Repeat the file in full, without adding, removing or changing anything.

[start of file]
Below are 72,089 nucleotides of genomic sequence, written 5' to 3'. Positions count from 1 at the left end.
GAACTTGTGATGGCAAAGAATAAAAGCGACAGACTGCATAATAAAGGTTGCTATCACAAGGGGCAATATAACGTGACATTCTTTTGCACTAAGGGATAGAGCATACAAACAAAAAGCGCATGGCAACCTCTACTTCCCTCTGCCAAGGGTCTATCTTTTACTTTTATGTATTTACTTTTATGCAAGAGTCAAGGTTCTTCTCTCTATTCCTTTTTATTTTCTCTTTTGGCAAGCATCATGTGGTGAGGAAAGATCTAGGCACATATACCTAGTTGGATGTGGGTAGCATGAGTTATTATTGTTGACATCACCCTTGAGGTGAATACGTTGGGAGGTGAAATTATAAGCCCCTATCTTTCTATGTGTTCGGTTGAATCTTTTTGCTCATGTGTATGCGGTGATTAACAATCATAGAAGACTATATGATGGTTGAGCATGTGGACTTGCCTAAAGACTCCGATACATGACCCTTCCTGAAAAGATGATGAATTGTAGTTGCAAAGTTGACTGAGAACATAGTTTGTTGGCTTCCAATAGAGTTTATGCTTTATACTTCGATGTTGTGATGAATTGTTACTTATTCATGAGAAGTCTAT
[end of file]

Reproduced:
Below are 72,089 nucleotides of genomic sequence, written 5' to 3'. Positions count from 1 at the left end.
GAACTTGTGATGGCAAAGAATAAAAGCGACAGACTGCATAATAAAGGTTGCTATCACAAGGGGCAATATAACGTGACATTCTTTTGCACTAAGGGATAGAGCATACAAACAAAAAGCGCATGGCAACCTCTACTTCCCTCTGCCAAGGGTCTATCTTTTACTTTTATGTATTTACTTTTATGCAAGAGTCAAGGTTCTTCTCTCTATTCCTTTTTATTTTCTCTTTTGGCAAGCATCATGTGGTGAGGAAAGATCTAGGCACATATACCTAGTTGGATGTGGGTAGCATGAGTTATTATTGTTGACATCACCCTTGAGGTGAATACGTTGGGAGGTGAAATTATAAGCCCCTATCTTTCTATGTGTTCGGTTGAATCTTTTTGCTCATGTGTATGCGGTGATTAACAATCATAGAAGACTATATGATGGTTGAGCATGTGGACTTGCCTAAAGACTCCGATACATGACCCTTCCTGAAAAGATGATGAATTGTAGTTGCAAAGTTGACTGAGAACATAGTTTGTTGGCTTCCAATAGAGTTTATGCTTTATACTTCGATGTTGTGATGAATTGTTACTTATTCATGAGAAGTCTAT